864 145 144 False False 23.0 6.0
865 144 120 False False 23.0 7.0
866 120 154 False True 23.0 8.0
867 655 630 False False NaN NaN
868 630 L-60 False False NaN NaN
869 L-60 630A False False NaN NaN
870 630A 666C False False NaN NaN
871 666C 635 False False NaN NaN
872 635 L-24A False False NaN NaN
873 L-24A 1083 False True NaN NaN

I'm way over my head at the moment but I think I'm pretty close to getting the values needed and populating new attribute fields from them.

Thank you again for your help!

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DarrenWiens2
MVP Honored Contributor

It looks like, for some reason, the start point for the last line segment (line 57: 

867        655        630  False  False

...did not get identified as a START. You can set it individually by: 

df.at[867,'START'] = True

...or try to figure out why the last line segment didn't get identified as a START.

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ChristianStallings2
New Contributor II

Thank you for your help Darren,

I think I will have to figure out why some segments didn't get identified as a start or a stop as there are a few in there. Lines 2 and 3 have duplicate Line_POS ID's (they could possibly actually have duplicate Line_ID's causing multiple Line_POS_ID's) Of the 874 points in the sample file, I have 64 without a LINE_D or Line_POS_ID and 51 with duplicate Line_ID & LINE_POS_ID.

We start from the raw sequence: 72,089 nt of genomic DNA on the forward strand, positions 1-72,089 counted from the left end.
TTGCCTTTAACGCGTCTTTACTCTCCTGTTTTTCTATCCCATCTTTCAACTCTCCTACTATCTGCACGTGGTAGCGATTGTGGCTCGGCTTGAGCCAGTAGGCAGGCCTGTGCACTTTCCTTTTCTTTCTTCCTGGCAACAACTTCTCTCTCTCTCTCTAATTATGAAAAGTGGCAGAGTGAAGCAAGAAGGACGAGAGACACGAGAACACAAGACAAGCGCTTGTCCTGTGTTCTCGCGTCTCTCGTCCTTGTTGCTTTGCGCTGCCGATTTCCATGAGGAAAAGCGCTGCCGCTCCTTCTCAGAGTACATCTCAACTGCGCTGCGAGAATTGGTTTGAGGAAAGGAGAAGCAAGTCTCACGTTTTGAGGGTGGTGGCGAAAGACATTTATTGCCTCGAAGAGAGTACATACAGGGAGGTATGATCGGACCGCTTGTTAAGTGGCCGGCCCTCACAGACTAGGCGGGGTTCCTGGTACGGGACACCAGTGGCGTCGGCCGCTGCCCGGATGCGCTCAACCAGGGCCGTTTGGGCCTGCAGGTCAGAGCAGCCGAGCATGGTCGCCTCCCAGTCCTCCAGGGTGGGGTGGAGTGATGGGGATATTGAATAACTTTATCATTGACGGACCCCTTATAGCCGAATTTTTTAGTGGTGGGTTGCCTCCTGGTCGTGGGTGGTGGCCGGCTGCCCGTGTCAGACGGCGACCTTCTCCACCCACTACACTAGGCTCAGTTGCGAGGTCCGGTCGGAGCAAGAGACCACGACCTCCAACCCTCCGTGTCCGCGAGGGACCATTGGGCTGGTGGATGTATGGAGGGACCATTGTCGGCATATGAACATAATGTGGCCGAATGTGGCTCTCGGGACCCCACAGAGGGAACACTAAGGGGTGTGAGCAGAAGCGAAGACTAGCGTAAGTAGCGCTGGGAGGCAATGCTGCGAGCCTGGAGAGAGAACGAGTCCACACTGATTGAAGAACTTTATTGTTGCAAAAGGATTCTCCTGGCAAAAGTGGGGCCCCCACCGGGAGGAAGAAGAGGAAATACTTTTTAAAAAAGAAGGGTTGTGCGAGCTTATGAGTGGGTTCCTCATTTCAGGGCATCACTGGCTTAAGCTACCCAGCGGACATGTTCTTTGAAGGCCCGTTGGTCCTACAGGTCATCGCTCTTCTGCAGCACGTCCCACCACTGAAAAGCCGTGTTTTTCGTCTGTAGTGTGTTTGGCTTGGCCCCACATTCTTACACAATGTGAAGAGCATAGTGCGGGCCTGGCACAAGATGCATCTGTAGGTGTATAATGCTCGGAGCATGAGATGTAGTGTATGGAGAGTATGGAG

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RandyBurton
MVP Regular Contributor

To assist in my understanding your question...

I am assuming the number in the up/down fields does not refer in any way to the OID. Could you explain the meaning of data such as L-60 and L-24A?  Would these be line start/stop?  Also, 630A and 666C?  Would these be points used in multiple lines?  Or would a line go L-60, 630A, 666C, 635, L-24A? And the next L-24A, 1083 ...etc?

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ChristianStallings2
New Contributor II